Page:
February 23, 2022: The United States sanctioned a Yemeni businessman living in Sweden and a Greek businessman operating out of the UAE for operating a smuggling and trading operation consisting of five front companies created by Iran to generate over ten million dollars for the Shia rebels in Yemen. This network concealed that it was created and controlled by Iran to get money to the Shia rebels that Iran has openly supported since 2015 and covertly for over a decade before that. This network was designated a terrorism support operation. Despite this the United States has still not reimposed the terrorist designation the Shia rebels had until a new American government lifted that in 2021. This was supposed to make the Shia rebels more willing to negotiate a peace deal. Instead. it revealed the extent to which the Shia rebels were controlled by Iran. This was something else that many Western governments have been slow in recognizing.

February 22, 2022: In Yemen, Iranian UAVs equipped with explosives have twice in the last two weeks been intercepted while trying to attack Saudi airports outside cities near the Yemen border. These airports are less than a hundred kilometers from missile and UAV launching sites in northern Yemen controlled by Shia rebels. For years the Shia rebels used long range rockets and short-range ballistic missiles against these targets with little success. The cheaper Iranian UAVs proved more effective because that are more difficult to detect and intercept. In the two recent cases the UAVs were intercepted so close to the target that their explosives blew in the large airport terminal glass windows and injured over two dozen passengers and staff. The attack today wounded sixteen, with three victims in critical condition.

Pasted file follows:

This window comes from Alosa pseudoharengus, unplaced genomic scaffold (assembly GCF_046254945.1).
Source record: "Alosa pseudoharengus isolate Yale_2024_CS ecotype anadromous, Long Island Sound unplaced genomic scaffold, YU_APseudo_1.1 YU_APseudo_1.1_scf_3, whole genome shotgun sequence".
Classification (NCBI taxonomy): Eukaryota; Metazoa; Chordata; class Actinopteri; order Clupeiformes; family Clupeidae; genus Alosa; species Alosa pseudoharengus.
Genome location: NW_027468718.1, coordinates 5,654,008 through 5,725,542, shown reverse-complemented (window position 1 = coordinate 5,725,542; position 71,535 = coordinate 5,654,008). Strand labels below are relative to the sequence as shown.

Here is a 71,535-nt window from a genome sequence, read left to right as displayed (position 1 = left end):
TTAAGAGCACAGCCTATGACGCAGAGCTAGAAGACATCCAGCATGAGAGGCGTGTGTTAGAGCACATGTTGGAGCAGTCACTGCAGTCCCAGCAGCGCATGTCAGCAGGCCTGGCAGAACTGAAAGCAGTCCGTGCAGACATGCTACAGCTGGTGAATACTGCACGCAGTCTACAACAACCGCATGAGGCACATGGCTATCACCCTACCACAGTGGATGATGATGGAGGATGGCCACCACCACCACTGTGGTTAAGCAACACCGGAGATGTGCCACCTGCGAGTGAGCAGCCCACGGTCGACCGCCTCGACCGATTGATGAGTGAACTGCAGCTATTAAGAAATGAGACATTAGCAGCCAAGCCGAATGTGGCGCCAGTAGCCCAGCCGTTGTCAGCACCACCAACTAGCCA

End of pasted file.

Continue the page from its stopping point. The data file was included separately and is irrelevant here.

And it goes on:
February 16, 2022: For the first time Iran has openly admitted that a satisfactory peace in Yemen is only possible if Iran gets a new treaty listing economic sanctions and not imposing any restrictions on Iranian nuclear research or ballistic missile development.

February 14, 2022: In southern Syria (Daraa and Suwayda provinces plus Damascus) over a thousand Iranian mercenaries arrived to help deal with locals protesting the Assad government and Iranian presence. The mercenaries were nearly all foreigners from Lebanon, Iraq and Afghanistan. These reinforcements traveled from eastern Syria (Raqqa and Deir Ezzor provinces) and used multiple routes to avoid Israeli airstrikes. The local violence against Syrian, Russian and Iranian forces cause over fifty dead and wounded each month and has remained fairly constant for three years. This is part of the undeclared war between Iranian and Syrian forces going on there since 2018. Anonymous assassins use pistols and hidden bombs to kill those who work, or worked for, government forces or Russian and Syrian backed local militias. Russian and Assad forces openly drive Iran-backed groups and individuals out of the area. There is no open violence because Iran, Syria and Russia are still officially allies. Near the Israel border Russian and Syrian pressure has prevented Iranian attacks on Israel. Russia and Syria have also been checking locals to see if they are Lebanese Shia using stolen uniforms rather than Lebanese Shia wearing authorized Syrian army or police uniforms. This border security operation is a big deal for Syria and Israel and a major embarrassment for Iran, which is why Iran has not cranked up its usual media outrage to complain. Israel will sometimes fire on Iranian forces operating in Daraa, especially near the Israeli border. Israel also shares intel with Russia and Syria about Syrian officers who are secretly working for Iran. The Iranians pay well, and in dollars. Israel will sometimes release evidence of this to the media, so that Iranians back home have another reason to oppose Iran’s foreign wars. Negotiations have been underway between Iran and Russia/Syria for over a year but are not making much progress. The covert Iranian violence is just another incentive for Syria to get the Iranian agents out of the area.

February 9, 2022: In the south (the capital Damascus) Israel carried out attacks against air defense systems around the city. This was in retaliation for another Syrian SAM (surface to air missile) failing to self-destruct when it missed its target and instead continuing on into Israel. In this case the SAM detonated before it hit the ground in northern Israel. This has happened before but this incident appeared suspicious so Israel launched airstrikes against Syrian air defenses. This SAM was one of many Syria fired to try and stop Israeli surface-to-surface missiles fired from northern Israel against Iranian targets near Damascus earlier in the day, which set off more attacks.